The bloodsport of politics in the city of Yorba Linda is likely to be as ugly as any year prior. Be informed, tell the people standing in front of your grocery store that you are informed and that there presence is decreasing your property value as much as anything.

The only thing to be gained by any of this posturing is to ruin some candidates and get attention for other candidates. We as citizens encourage this by tolerating and ignoring it. These ugly and contentious races have kept away good candidates and very much work to minimize public participation of those who fear retribution. I don’t know about you, but my intent is to be aware and not support the negativity and histrionic shenanigans of these people. We should all make that known to the candidates as they announce their candidacy in the coming weeks.

Posted in Uncategorized | Tagged: , , , , , , , , | 9 Comments »

Only Two Men Recalled Two Times

Posted by Chris Nguyen on June 8, 2012

Twice-Recalled Mayor James W. Holley III of Portsmouth, Virginia, and Twice-Recalled Councilman Don Bankhead of Fullerton, California

The Double Recall Club: Mayor James W. Holley III of Portsmouth, Virginia (1984-1987, 2008-2010) and Councilman Don Bankhead of Fullerton, California (1988-1994, 1994-2012)

On Tuesday, Fullerton voters recalled Councilmen Don Bankhead, Dick Jones, and Pat McKinley by a 65%-35% margin.

For Bankhead, however, this was not his first recall.  First elected to the Fullerton City Council in 1988, Bankhead was recalled in June 1994 over a utility tax and vacated his seat upon the election of his successor in October of that year (back then, recall elections and replacement elections were held on separate dates, as opposed to today’s model where the recall replacement candidates appear on the same ballot as the recall itself).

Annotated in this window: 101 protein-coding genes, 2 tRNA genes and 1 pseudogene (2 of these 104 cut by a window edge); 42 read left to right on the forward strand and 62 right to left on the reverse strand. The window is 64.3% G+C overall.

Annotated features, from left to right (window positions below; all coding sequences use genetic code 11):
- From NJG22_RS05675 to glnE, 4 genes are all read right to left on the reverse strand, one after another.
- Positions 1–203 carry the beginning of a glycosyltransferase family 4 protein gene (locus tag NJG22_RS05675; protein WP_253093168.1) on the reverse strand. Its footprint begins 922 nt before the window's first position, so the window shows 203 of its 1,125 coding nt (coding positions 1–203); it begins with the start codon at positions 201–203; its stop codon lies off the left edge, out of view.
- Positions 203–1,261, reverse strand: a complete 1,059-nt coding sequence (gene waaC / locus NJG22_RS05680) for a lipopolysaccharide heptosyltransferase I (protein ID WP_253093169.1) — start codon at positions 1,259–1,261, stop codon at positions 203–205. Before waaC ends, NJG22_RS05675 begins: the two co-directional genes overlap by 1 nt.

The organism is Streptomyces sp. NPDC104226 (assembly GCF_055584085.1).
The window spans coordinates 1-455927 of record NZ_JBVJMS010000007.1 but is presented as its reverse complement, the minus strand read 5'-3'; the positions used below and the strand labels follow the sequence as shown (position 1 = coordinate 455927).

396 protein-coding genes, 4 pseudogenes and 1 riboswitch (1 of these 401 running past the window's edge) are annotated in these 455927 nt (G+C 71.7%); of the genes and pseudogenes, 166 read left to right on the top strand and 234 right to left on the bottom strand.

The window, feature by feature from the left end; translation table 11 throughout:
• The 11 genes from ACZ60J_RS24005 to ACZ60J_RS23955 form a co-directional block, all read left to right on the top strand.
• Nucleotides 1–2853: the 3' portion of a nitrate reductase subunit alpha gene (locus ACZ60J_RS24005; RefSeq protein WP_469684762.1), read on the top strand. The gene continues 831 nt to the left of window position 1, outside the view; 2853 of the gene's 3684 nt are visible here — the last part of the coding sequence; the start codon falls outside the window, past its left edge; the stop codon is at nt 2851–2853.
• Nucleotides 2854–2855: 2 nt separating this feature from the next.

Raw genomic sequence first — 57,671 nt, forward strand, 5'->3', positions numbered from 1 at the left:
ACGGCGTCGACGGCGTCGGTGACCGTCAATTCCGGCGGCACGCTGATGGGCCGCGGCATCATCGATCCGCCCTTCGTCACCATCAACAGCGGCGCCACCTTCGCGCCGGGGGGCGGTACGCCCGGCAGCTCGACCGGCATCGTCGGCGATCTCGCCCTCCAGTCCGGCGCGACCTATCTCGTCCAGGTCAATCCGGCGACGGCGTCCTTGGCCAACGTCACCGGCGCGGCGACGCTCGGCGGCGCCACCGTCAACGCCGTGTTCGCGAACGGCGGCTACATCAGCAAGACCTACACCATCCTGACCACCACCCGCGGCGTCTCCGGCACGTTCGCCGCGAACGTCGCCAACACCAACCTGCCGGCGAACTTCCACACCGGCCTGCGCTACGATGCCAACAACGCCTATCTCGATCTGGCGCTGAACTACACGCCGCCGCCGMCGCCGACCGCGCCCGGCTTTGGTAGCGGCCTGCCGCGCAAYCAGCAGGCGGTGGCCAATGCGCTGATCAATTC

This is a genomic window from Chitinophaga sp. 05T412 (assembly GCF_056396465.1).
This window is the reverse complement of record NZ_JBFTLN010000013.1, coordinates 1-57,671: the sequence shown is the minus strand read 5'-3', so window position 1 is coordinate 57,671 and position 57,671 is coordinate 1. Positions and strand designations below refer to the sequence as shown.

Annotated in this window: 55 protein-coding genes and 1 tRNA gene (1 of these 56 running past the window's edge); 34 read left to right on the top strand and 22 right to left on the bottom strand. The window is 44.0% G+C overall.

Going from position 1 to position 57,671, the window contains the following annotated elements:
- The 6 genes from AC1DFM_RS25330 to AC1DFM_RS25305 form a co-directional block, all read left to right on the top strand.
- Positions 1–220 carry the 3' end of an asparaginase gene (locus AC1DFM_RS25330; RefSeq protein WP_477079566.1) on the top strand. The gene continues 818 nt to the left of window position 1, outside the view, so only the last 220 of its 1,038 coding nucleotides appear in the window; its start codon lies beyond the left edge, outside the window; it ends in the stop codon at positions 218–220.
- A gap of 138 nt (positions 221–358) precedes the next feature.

Then, Bankhead won election to the Council for a new term in November 1994, just five months after he was initially recalled and just weeks after he vacated office.

So Bankhead’s city council career is 1988-1994 (recalled) and 1994-2012 (recalled).

Many have wondered if Bankhead’s the first politician ever recalled twice from office.

As it turns out, Bankhead is only the second elected official in American history to be recalled twice, and he only missed being first by two years.

The first elected official in American history to be recalled twice is former Mayor James W. Holley III of Portsmouth, Virginia.  (Portsmouth has a population of 95,000 and is in the Hampton Roads metropolitan area adjacent to Norfolk Naval Shipyard.)